“Progress as usual is not enough,” says Dr. Kalibata at the EU Cooperation Days


The AGRA President, Dr. Agnes Kalibata, has called for a different way of doing business if the world, and Africa in particular, are to achieve any meaningful and sustainable development. She said this in a keynote address to over 1,500 staff of the European Commission’s Directorate-General for International Cooperation and Development (DG DEVCO) and the Directorate-General for Neighbourhood and Enlargement Negotiations (DG NEAR).
She was speaking as part of a high-level panel on “Promoting Investment and Innovative solutions” that looked at how best to promote investment in developing countries.
Sharing her political vision on the present and future of sustainable investment and the role of the European Union therein, she noted that sub-Saharan Africa has witnessed a 35% growth in inflation-adjusted real per capita incomes in between 2000-2014.
Based on this and other growth indicators including dropping poverty rates represented by a decline in the percentage of people living on less than $1.90 from 54% in 1990 to 41% in 2013, Dr. Kalibata stated that Africa is still rising despite skepticism in certain quarters.
Despite this uptick in growth, she cautioned that a lot more still needed to be done as Africa still has some of the highest poverty levels with 43% of the population living in extreme poverty. Malnutrition and hunger are also still rife with close to 230 million people going hungry while unemployment, especially for the youth, is vast with 70% of the 10-12 million young people entering the job market annually unable to find decent jobs.
On investments, Dr. Kalibata noted that financing for agriculture and development, in general, is, in most cases, not the problem. There exist many different funds across the continent with the UN FAO, for example, listing 63 agriculture investment funds in their most recent study on agriculture investments.

She also acknowledged the role of the development community in supporting African countries move in the right direction and especially thanked the EU which has been the leading investor in Africa. She further welcomed the new EU External Investment Plan (EIP) noting that agriculture and SME finance are part of its 5 priority sectors.
Observing that more can still be done, Dr. Kalibata expressed concerns that African countries are not progressing as fast as they should. “Progress as usual is not enough for the years ahead. We need to do business differently if we’re going to be even more successful,” she said.
To promote investments in Africa, she shared her views on four points for improvement.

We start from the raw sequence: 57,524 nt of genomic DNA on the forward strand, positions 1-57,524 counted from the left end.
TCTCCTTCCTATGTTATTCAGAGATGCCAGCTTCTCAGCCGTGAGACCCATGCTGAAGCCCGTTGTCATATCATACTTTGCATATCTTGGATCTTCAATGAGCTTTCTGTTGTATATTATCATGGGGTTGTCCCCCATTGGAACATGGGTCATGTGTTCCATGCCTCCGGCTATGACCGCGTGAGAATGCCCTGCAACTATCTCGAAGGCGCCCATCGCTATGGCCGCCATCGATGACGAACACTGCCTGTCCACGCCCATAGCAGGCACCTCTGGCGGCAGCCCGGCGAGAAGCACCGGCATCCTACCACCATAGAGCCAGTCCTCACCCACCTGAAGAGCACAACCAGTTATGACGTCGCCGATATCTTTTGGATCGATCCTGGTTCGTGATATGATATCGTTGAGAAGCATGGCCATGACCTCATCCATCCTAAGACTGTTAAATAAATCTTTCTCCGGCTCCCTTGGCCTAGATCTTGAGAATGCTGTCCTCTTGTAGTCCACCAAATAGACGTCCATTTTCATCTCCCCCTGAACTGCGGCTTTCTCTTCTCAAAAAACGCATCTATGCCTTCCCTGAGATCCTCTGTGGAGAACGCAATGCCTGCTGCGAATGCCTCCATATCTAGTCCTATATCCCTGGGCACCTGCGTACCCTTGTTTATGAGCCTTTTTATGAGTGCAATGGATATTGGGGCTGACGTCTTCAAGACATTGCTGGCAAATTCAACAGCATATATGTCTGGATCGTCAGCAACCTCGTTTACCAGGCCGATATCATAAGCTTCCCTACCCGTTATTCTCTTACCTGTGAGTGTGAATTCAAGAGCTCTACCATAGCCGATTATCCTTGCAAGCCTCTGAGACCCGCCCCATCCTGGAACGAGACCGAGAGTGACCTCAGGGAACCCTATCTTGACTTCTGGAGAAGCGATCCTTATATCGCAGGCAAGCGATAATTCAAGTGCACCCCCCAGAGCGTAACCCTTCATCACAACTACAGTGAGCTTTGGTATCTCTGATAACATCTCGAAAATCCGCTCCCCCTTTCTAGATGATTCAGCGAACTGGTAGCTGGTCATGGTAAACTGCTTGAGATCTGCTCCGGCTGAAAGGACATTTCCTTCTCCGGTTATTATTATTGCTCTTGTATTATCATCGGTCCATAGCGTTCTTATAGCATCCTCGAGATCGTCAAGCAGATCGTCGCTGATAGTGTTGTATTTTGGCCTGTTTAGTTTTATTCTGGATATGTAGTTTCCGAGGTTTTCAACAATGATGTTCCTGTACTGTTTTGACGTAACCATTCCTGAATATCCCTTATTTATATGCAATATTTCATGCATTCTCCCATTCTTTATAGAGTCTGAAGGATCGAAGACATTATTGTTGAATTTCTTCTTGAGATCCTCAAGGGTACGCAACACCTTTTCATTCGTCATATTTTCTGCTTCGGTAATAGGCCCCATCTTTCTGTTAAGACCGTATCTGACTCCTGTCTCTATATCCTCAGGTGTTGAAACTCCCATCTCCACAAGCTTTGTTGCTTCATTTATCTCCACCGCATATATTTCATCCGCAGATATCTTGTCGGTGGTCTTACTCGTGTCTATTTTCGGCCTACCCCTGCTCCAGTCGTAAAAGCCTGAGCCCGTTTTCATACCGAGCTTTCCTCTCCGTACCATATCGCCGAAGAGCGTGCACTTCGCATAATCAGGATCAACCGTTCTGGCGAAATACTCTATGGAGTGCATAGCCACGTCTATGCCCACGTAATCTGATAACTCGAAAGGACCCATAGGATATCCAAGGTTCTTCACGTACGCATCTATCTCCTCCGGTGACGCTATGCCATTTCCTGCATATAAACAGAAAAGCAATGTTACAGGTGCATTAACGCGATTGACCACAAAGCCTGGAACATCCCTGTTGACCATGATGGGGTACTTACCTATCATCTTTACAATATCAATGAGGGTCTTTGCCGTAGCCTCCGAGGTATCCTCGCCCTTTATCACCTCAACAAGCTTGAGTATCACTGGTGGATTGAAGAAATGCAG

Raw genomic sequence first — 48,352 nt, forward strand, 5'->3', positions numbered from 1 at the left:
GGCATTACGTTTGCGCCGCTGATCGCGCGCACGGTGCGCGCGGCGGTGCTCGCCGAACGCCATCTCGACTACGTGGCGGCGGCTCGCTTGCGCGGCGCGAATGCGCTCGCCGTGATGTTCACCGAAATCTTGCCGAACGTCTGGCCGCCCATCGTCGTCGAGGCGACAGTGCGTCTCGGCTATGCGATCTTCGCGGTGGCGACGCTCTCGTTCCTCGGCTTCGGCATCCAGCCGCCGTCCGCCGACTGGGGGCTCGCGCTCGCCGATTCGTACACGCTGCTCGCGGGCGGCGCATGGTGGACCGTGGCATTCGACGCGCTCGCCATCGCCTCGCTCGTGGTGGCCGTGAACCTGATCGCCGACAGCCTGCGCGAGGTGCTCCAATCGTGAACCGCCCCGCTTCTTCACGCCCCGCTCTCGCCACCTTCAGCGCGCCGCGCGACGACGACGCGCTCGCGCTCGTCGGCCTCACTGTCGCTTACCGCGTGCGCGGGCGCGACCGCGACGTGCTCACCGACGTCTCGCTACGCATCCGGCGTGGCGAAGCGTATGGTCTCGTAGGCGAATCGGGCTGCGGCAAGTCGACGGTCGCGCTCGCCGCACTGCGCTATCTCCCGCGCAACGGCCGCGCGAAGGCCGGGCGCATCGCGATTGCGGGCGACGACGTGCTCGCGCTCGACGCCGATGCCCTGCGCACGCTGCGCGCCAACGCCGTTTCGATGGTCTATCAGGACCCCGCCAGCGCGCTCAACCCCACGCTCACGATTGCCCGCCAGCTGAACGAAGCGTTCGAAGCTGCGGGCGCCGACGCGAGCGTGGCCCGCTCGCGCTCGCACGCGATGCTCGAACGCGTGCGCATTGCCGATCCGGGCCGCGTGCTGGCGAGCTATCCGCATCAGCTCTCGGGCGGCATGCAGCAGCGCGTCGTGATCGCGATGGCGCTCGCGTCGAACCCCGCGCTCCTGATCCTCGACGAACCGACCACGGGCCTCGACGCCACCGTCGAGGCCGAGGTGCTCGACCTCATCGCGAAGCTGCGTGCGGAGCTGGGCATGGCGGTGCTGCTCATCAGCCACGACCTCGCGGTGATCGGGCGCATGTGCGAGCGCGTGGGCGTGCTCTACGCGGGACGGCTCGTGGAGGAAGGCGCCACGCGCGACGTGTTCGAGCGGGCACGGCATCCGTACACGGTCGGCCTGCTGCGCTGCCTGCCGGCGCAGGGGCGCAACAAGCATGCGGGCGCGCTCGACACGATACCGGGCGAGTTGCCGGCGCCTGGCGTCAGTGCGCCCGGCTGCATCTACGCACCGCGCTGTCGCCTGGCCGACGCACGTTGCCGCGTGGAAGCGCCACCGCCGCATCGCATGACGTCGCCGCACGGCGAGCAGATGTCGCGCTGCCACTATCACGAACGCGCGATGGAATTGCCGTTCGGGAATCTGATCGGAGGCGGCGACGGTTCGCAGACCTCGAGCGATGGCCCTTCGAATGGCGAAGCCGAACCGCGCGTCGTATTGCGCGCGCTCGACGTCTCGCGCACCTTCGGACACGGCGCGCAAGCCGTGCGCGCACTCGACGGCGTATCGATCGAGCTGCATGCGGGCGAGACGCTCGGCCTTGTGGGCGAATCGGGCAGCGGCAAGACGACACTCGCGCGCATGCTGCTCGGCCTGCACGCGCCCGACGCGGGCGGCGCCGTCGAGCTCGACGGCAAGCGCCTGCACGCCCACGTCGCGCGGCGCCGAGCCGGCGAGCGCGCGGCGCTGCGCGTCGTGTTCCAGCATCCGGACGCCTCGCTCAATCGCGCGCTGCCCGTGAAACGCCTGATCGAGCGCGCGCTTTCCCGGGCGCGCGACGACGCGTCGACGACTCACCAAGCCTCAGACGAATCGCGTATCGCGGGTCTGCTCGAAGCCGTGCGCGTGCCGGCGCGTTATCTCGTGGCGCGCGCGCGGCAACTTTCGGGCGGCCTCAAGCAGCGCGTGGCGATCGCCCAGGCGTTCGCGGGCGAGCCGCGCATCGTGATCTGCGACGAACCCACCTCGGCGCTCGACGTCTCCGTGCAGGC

1. Ensure the right allocation and coordination
Re-emphasizing that there are many players in the sector sometimes with minimal coordination, Dr. Kalibata called for better prioritization of sectors, development of national plans that are aligned, inclusive and prioritized, and better coordination and accountability across ministries, development partners, private sector and implementing partners
2. Ensure it reaches those who need it most
Lamenting what she called the ‘perfect SME syndrome’ that makes all investment funds look for deals of $5 million or $10 million, Dr. Kalibata said that what African agriculture needs to thrive are investments of $100,00 or $500,000 to drive inclusive growth and creation of decent jobs and outcomes linked to the Sustainable Development Goals. As such, she called for a re-design of the investment funds and instruments to make them fit for purpose.
3. Ensure it crowds in the private sector
Dr. Kalibata emphasized the role of the private sector in delivering real transformation. She, however, noted that the private sector does not just emerge but is catalyzed through public investments. Key public investment programmes including in the subsidies should, therefore, be re-designed not to hurt the private sector whose involvement is critical for sustainability.
4. Ensure there is capacity to come through
Noting that most African countries use 20% – 40% of resources available mainly due to weak capacities for implementation and execution of projects and programs, Dr. Kalibata called for deliberate efforts to build state capacity and delivery systems. To illustrate this, she pointed out Ethiopia and Rwanda which have seen tremendous growth in the agricultural sector and economies. She noted that the two countries have strong implementation capacity and delivery systems through the Agricultural Transformation Agency and the Rwanda Agriculture Board respectively.
In conclusion, Dr. Kalibata stated that we have seen tremendous progress in many developing countries in the last 15 years. She underscored that this progress was not by accident but an outcome of consistent, sustained and prioritized investments within the Millennium Development Goals framework and other continental and national development priorities.

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